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by Travis Dalton
Published on February 28, 2018

It has been a little over one year since MHS GENESIS, the U.S. Department of Defense’s new electronic health record, went live at Fairchild Air Force Base. That was followed by the remaining sites in the Initial Operability Capability (IOC) region, which also includes Naval Hospital Oak Harbor, Naval Hospital Bremerton and Madigan Army Medical Center. The Leidos Partnership for Defense Health is proud of the progress made to date, and we continue to learn and grow while transforming military health care.

Health care delivery is complex, and change at this level of scale is never easy. To help mitigate this, the DoD has adopted commercial practices for deployment: incremental phasing, focusing on a smaller set of facilities first to work through issues and make adjustments to make the larger outcome better. The Partnership has worked closely with DoD leadership, local staff and military health system providers to identify workflows, provide the right training to the right people and get end users accustomed to the new system and the new processes that inherently follow.

As can be expected with any large-scale change, there have been challenges. Some early adoption issues mean that change management and governance processes are being refined. Some issues logged have taken longer to resolve than we would have liked, and productivity at the local level has taken some time to normalize. Although we seek ideal outcomes, we also know how complex this type of delivery can be. The incremental approach anticipates these types of early concerns as a part of the deployment process and integrates steps to examine issues and develop long-term resolutions prior to full enterprise rollout.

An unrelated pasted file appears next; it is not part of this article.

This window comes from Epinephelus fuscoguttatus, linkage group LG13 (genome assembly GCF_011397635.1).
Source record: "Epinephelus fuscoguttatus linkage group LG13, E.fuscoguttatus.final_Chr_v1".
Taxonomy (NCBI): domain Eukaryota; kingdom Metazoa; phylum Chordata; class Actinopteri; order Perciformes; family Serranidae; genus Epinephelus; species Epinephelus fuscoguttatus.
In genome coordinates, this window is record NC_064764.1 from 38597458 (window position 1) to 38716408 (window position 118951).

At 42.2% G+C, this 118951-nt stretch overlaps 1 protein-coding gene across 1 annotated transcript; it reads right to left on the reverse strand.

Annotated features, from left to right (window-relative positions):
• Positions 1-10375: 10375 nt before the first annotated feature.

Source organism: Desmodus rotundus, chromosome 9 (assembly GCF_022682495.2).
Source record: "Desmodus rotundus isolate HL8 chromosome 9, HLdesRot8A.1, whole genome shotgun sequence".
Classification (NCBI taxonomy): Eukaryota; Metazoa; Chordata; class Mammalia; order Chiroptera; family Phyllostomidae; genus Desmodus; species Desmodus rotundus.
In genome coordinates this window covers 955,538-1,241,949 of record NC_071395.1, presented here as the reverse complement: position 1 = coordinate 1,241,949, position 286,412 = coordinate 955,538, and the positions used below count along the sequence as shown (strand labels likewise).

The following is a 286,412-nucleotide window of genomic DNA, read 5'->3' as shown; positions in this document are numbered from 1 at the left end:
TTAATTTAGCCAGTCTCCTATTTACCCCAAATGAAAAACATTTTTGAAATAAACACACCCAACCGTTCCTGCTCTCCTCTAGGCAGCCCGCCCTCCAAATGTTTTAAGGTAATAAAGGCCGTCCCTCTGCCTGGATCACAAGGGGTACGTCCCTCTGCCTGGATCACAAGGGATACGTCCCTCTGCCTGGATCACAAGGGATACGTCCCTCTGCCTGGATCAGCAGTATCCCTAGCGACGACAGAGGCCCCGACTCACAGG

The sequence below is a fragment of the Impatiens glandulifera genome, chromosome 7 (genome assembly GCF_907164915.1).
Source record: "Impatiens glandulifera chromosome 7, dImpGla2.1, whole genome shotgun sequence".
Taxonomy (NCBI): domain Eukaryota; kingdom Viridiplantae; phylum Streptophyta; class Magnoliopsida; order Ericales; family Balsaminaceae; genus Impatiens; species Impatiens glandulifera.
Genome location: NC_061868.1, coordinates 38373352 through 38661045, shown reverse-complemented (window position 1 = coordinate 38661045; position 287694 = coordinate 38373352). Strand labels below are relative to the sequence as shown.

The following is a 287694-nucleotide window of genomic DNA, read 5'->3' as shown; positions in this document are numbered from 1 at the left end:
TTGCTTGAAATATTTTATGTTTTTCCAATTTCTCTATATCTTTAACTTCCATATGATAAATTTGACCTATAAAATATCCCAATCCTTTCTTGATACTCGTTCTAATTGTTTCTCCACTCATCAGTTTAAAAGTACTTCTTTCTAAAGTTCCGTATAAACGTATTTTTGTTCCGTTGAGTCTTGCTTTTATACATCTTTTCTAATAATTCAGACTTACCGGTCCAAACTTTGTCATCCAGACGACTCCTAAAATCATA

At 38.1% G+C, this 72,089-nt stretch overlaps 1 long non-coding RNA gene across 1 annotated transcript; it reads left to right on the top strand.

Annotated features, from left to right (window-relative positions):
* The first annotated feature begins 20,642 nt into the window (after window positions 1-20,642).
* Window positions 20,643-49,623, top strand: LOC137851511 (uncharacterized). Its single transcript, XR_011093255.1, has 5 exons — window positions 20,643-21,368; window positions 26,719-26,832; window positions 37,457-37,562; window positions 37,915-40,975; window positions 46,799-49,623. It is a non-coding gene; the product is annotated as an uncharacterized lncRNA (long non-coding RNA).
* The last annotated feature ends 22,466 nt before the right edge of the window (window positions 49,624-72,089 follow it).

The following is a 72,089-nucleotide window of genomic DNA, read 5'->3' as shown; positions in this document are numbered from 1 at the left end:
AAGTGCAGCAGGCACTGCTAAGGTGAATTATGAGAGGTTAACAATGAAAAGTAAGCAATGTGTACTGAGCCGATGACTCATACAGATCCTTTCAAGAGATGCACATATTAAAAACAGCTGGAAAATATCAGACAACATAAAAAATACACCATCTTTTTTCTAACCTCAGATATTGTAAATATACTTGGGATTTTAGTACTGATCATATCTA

Currently, the MHS GENESIS program is undergoing a planned optimization phase. We are working closely with the Partnership and the users in the Pacific Northwest to retrain, assist with change management, answer questions, address workflow where appropriate and resolve issues. We realize practitioners’ priority is the care of their patients, and want MHS GENESIS to be the tool that will allow them to accomplish that mission.

As the pace at which MHS GENESIS deployments take place, accelerate and overlap, it is imperative to have a fine-tuned deployment and adoption process that can be standardized across the entire span of defense health. MHS GENESIS is not just a single solution for a single facility. An enterprise project of this size must be implemented thoughtfully, and we are working closely with our defense health system users to make that happen.

Early adoption practices have led to operational improvements

As we strive for continuous improvement, it should be noted that there are many operational benefits. The IOC sites have functionality that they did not have prior to implementing MHS GENESIS, such as advanced clinical decision support, proactive care management, data analytics and built in clinical intelligence. In addition, the IOC sites are now able to share data with the community-based EHR systems and with VA health care providers through the agencies’ Joint Legacy Viewer. Here are some of the highlights: